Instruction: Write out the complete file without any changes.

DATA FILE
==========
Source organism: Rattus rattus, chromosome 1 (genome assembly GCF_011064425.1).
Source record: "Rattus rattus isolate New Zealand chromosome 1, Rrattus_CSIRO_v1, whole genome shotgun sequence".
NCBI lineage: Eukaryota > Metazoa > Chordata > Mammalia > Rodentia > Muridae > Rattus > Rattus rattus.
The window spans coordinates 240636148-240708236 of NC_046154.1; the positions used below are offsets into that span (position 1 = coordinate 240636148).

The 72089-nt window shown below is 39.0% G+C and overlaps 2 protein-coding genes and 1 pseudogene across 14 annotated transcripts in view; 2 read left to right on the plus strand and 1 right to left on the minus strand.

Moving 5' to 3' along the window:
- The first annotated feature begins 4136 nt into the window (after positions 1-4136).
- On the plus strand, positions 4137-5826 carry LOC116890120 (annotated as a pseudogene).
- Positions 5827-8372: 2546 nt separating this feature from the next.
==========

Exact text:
Source organism: Rattus rattus, chromosome 1 (genome assembly GCF_011064425.1).
Source record: "Rattus rattus isolate New Zealand chromosome 1, Rrattus_CSIRO_v1, whole genome shotgun sequence".
NCBI lineage: Eukaryota > Metazoa > Chordata > Mammalia > Rodentia > Muridae > Rattus > Rattus rattus.
The window spans coordinates 240636148-240708236 of NC_046154.1; the positions used below are offsets into that span (position 1 = coordinate 240636148).

The 72089-nt window shown below is 39.0% G+C and overlaps 2 protein-coding genes and 1 pseudogene across 14 annotated transcripts in view; 2 read left to right on the plus strand and 1 right to left on the minus strand.

Moving 5' to 3' along the window:
- The first annotated feature begins 4136 nt into the window (after positions 1-4136).
- On the plus strand, positions 4137-5826 carry LOC116890120 (annotated as a pseudogene).
- Positions 5827-8372: 2546 nt separating this feature from the next.